The Weather in the Arctic Right Now Is Terrifying

December 22nd 2016

Willie Burnley Jr.

An extreme warming pattern in the Arctic is startling climate scientists who believe that the higher than average temperatures could spark a continued warming trend and is playing a considerable role in climate change which should be of concern to everyone.

“We need people to know and understand that the Arctic is going to have an impact on their lives no matter where they live,” said Jeremy Mathis, director of the Arctic Research Program for the National Oceanic and Atmospheric Administration, to the New York Times.


The average temperature in parts of the Arctic was more than 35 degrees Fahrenheit higher than normal in mid-November, with the pole exceeding the norm by 23 degrees Fahrenheit.

Throughout July, temperatures in the Arctic were above freezing for the first time in 2016. Scientists noted in a study, which linked these changes to human-caused climate change, how drastically this warming could impact the ecosystems and life prospects of animals such as reindeers, whales and polar bears that rely on the ice in the region. Furthermore, there's a link between warming in the Arctic to weather in other parts of the world.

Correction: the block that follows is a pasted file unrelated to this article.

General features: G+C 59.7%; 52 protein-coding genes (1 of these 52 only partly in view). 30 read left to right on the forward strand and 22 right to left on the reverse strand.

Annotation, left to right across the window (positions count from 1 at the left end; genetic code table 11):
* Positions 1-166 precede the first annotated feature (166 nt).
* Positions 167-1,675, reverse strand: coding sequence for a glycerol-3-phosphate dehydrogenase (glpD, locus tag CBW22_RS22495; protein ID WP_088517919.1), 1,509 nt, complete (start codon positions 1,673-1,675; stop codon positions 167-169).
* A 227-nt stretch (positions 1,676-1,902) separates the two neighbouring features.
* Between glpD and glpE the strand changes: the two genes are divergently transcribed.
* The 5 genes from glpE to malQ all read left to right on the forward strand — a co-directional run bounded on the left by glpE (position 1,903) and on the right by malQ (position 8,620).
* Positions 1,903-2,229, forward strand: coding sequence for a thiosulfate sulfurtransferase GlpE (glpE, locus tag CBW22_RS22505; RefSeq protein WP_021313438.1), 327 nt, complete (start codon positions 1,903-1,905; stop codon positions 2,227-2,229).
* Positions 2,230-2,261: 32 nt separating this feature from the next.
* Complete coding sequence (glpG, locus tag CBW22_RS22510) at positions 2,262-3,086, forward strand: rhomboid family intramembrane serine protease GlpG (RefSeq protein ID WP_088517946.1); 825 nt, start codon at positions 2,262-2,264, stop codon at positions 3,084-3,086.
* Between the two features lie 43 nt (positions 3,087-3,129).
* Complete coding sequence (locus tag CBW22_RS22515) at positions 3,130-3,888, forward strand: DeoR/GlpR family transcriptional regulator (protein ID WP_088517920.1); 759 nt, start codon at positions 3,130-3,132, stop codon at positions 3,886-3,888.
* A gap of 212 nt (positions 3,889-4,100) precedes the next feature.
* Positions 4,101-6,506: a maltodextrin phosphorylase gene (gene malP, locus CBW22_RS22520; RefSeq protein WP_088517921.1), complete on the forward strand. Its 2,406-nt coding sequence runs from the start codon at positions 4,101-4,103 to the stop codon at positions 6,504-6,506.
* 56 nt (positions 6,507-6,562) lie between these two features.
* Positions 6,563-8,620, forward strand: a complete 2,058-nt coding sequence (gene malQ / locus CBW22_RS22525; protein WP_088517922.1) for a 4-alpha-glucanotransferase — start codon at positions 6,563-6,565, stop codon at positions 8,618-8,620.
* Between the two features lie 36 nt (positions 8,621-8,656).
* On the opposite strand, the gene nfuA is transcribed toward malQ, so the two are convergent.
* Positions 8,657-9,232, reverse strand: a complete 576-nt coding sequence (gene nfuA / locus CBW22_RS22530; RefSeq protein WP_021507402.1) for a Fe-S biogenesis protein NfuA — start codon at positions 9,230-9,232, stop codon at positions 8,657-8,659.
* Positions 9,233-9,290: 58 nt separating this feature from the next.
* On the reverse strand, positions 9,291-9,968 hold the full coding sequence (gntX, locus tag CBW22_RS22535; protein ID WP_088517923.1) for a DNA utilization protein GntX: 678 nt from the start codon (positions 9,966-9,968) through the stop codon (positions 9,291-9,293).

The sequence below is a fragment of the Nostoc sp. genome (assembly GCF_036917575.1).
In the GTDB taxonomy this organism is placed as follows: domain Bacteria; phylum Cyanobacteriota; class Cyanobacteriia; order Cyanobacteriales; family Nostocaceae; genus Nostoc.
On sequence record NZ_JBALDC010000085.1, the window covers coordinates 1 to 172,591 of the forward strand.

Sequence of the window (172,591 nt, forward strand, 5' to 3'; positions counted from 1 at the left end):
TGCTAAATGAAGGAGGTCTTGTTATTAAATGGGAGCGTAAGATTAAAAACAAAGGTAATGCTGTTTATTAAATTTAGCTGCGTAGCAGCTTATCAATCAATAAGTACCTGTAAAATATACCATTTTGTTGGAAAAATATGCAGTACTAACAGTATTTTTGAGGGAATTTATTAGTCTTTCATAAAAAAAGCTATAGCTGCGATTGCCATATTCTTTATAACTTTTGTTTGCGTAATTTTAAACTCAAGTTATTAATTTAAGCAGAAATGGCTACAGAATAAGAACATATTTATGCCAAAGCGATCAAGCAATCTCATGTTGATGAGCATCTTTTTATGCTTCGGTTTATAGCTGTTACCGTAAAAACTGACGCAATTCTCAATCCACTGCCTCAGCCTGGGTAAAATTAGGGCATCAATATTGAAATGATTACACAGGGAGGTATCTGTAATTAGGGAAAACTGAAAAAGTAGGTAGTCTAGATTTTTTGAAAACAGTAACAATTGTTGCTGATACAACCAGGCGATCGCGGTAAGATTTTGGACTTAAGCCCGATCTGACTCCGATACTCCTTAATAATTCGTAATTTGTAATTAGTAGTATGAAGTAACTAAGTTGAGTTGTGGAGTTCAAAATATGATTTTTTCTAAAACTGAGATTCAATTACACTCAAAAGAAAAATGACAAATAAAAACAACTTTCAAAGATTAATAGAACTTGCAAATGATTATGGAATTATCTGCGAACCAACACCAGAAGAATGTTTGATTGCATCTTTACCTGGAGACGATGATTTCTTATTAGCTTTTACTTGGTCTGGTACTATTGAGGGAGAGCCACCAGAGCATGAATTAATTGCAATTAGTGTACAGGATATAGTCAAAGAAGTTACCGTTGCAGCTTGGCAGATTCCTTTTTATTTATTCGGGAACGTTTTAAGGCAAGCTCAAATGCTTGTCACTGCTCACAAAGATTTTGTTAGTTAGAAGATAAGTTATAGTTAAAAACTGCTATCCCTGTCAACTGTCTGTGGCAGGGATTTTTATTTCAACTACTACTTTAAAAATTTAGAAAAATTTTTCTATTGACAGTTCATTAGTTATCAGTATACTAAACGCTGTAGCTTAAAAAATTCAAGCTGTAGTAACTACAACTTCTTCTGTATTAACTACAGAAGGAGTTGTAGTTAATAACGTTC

"The clearest connection so far between the melting Arctic and weather is for extreme winter conditions, such as the intense winters that hit parts of North America and northern Europe in 2009-10, 2010-11 and 2013-14, causing record snowfalls and billions of dollars of damage," The Guardian reported

ATTN: reported in November on the troubling trends in the Arctic, noting the positive feedback loop that the extreme warming is likely to produce where warm weather leads to less ice coverage. This can cause more warming due to the direct impact sunlight will have on the land, and so on.

Also, the continued melting of methane-filled permafrost is likely to significantly amplify the effect of greenhouse gases in the atmosphere, which will likely speed the warming of the planet. 

The Obama administration recently banned drilling in the region in order to secure its environmental stability. However, with the trends as they are, the planet is likely to reap the devastating consequences of human interference.

“A large fraction of the U.S. public still doesn’t believe that it is humans that are affecting the climate system,” said Jennifer Francis, an Arctic climate expert at Rutgers University, to The Guardian. “But one of the silver linings of this pretty dark cloud is that the Arctic is such an obvious and conspicuous change, that anybody can see them happening. There is no ambiguity whatsoever.”